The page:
When you have your hearing tested at a hearing healthcare professional, the results will be recorded onto a graph called an Audiogram. Your audiologist should explain all of your results to you in detail after your test, and you may choose to take a copy of your audiogram home with you. We know, however, that many people find that there is too much information to absorb everything! Here are some tips on reading your audiogram to best understand your hearing assessment results.
Red and Blue
If you have a colour copy of your audiogram, you should see marks in red and marks in blue. The red marks signify the results from the right ear, and the blue marks the results from the left ear. These marks are also unique symbols- circles or triangles represent the right ear and crosses or squares represent the left ear.
Frequency and Intensity
The Pure Tone Audiogram is recorded on two vertices- the vertical shows intensity, or loudness, and the horizontal shows frequency, or pitch. The frequency is recorded in Hertz, from the low frequencies on the left to the high frequencies on the right, just like a piano. The intensity is recorded from very soft at the top, to very loud at the bottom. For each frequency, the softest sound that you consistently respond to is recorded, and then the marks are linked together to form a graph. Everything that you cannot hear falls above the line, and the higher the line is to the top of the graph, the better your hearing. Marks made at 20dB or less indicate normal hearing at that frequency, and marks made at greater than 20dB indicate hearing loss.
Describing the Loss
We describe your hearing based on whether it is in one ear or two, whether the two ears are symmetrical, how severe the loss is, the configuration or shape of the loss, and the type of hearing loss it represents. There are so many variables, depending on how far away your results are from the normal range and at which frequencies. For this reason, audiologists will rarely give a percentage of hearing loss, except sometimes in industrial contexts. Ask your audiologist for your full diagnosis to hear a comprehensive description of your loss, as well as recommendations for management.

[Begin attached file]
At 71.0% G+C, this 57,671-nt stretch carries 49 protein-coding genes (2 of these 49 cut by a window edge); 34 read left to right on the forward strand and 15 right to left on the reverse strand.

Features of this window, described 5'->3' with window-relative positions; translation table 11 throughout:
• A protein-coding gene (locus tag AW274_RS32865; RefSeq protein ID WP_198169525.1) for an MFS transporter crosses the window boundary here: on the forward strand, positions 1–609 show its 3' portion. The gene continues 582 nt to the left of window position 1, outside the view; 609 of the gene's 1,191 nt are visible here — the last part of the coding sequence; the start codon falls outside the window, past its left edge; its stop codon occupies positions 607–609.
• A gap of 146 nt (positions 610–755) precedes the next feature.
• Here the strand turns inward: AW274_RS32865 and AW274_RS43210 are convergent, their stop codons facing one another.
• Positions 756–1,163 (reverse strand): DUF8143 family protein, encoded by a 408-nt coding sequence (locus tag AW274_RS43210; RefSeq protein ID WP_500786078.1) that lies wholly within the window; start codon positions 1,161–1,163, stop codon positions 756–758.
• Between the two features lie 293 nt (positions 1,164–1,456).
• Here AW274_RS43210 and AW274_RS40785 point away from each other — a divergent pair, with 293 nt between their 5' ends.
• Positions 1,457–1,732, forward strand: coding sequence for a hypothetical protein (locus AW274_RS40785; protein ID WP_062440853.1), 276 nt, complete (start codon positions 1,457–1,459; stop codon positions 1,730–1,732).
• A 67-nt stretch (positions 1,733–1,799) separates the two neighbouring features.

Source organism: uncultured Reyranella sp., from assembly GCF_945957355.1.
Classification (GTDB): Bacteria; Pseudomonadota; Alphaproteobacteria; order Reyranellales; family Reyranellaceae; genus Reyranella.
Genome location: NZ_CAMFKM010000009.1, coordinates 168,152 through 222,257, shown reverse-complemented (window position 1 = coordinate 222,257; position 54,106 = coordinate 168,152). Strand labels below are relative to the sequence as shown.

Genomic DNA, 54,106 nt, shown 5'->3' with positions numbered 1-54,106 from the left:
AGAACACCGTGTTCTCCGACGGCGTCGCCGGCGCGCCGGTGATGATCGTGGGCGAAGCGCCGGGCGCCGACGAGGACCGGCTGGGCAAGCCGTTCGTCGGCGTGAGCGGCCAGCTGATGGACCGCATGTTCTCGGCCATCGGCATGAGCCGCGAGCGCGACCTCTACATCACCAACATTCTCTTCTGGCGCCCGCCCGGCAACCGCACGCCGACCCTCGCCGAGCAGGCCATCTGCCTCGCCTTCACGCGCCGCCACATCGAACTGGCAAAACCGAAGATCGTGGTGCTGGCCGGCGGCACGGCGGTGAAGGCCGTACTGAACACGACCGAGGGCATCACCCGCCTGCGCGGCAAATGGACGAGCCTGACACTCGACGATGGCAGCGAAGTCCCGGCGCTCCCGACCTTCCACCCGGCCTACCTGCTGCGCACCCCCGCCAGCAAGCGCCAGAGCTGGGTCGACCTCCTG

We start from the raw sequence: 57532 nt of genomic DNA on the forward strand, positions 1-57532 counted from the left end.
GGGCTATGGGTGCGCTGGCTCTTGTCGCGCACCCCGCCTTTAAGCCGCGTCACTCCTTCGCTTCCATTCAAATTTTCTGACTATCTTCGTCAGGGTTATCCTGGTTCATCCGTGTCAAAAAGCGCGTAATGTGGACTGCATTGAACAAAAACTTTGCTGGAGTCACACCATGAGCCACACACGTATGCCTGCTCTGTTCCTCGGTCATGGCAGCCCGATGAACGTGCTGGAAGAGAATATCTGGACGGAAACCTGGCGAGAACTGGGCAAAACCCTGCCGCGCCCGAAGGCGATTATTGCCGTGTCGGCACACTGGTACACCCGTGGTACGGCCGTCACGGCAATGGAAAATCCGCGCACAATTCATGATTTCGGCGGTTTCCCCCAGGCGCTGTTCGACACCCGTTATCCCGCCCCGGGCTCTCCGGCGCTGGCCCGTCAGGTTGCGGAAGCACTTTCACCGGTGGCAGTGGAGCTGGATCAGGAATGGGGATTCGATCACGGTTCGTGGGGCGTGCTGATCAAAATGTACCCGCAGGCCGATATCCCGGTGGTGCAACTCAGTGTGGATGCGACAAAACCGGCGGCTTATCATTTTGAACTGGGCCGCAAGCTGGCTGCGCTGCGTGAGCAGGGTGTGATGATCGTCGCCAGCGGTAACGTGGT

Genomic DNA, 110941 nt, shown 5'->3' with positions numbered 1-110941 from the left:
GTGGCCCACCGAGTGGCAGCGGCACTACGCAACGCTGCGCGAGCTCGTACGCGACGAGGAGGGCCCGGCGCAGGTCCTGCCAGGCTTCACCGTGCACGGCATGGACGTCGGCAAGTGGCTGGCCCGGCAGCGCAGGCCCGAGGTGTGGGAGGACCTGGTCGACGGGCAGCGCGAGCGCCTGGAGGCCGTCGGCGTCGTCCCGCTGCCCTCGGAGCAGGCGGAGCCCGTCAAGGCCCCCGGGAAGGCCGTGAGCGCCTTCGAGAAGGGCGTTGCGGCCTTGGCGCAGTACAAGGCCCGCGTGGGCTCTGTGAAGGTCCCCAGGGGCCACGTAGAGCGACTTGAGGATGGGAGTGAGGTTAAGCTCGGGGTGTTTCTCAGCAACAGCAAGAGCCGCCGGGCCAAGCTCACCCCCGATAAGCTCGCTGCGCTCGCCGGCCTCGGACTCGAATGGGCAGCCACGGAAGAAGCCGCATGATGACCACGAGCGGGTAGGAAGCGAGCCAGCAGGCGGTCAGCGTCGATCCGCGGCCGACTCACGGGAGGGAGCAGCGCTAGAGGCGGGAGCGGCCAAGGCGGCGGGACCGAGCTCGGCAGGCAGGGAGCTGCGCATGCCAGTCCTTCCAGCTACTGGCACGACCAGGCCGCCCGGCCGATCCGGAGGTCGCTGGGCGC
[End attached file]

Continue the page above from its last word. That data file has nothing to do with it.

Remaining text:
Together with your pure tone audiogram you should find the results of your speech recognition test and possibly immitence testing. These results give us information about reliability, your ability to hear and understand words, and the status of your middle ear, to name a few. The speech recognition test shows us whether your ears (and your brain!) are able to hear 100% of speech words correctly with increased volume. It helps us to get an idea of how well you might do with hearing aids, and can reveal risk factors for what we call retrocochlear dysfunction- problems above the level of the inner ear.
Reading your own audiogram can be overwhelming and confusing. It’s always best to book an appointment with an Audiologist who can explain all of the different elements in detail. Don’t be nervous to ask for help- understanding your hearing loss is the first step towards hearing better.